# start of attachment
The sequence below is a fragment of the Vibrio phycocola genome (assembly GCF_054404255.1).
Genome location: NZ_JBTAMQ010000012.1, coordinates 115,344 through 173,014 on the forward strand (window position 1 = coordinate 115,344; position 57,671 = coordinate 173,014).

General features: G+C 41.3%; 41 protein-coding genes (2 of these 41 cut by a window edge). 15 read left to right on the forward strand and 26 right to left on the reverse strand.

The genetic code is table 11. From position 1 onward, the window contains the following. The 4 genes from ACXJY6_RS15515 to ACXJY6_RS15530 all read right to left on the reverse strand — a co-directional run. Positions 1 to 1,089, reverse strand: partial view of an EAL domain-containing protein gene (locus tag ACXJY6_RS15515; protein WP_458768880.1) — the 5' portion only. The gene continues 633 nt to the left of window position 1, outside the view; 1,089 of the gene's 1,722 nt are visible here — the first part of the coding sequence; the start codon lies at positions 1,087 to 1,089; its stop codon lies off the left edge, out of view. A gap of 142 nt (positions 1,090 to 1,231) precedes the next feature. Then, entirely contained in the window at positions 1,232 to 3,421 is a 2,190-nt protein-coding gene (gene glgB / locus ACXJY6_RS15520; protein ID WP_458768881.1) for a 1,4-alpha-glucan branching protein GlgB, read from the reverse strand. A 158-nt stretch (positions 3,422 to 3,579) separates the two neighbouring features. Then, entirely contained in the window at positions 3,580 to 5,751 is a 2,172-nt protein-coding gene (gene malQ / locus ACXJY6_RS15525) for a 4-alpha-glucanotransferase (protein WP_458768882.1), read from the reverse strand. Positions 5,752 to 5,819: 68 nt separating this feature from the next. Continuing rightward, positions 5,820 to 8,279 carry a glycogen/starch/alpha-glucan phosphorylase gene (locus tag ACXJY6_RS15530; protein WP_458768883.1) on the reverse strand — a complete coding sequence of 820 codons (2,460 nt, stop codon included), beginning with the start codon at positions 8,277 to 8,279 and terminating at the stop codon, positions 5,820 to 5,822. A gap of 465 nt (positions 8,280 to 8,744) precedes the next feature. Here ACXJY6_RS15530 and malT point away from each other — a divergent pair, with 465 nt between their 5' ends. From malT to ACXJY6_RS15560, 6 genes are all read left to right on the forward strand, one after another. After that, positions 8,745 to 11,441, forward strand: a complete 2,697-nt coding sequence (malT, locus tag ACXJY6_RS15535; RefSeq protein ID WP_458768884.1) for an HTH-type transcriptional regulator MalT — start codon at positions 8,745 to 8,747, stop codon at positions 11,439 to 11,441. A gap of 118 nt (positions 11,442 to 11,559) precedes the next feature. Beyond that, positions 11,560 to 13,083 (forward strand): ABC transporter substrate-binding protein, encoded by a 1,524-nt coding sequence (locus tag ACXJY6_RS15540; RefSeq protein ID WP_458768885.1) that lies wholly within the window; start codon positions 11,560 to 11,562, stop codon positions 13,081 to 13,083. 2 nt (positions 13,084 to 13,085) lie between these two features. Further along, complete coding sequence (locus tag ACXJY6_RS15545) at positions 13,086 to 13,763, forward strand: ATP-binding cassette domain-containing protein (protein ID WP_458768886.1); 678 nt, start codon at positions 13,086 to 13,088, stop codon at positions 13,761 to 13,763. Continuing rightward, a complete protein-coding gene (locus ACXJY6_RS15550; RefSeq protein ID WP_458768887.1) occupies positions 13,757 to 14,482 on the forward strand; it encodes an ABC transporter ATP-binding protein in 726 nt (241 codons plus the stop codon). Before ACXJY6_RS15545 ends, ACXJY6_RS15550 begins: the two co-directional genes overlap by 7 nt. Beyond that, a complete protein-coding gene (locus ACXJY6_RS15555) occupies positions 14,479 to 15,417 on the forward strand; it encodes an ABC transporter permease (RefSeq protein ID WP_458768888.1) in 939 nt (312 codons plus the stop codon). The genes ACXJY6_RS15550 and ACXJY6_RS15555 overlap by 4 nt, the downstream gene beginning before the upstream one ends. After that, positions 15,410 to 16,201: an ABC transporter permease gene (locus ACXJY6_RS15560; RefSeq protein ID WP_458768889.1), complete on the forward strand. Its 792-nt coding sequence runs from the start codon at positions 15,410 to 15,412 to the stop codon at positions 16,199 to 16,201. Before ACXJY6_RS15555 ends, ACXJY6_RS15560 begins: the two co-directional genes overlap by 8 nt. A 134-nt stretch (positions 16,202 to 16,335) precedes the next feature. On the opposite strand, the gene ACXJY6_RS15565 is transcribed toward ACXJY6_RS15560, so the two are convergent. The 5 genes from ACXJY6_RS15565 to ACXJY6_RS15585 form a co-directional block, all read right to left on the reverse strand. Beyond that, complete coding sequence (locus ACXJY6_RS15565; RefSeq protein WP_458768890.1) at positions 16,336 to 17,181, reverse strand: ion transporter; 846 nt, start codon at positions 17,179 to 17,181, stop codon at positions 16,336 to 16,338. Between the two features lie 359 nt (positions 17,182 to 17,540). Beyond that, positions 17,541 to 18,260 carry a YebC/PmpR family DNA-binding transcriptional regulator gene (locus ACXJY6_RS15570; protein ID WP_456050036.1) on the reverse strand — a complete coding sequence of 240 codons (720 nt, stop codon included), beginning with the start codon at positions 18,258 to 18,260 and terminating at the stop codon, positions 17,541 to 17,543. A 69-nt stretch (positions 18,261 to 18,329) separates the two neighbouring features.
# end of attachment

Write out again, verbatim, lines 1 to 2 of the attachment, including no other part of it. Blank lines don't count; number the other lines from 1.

The sequence below is a fragment of the Vibrio phycocola genome (assembly GCF_054404255.1).
Genome location: NZ_JBTAMQ010000012.1, coordinates 115,344 through 173,014 on the forward strand (window position 1 = coordinate 115,344; position 57,671 = coordinate 173,014).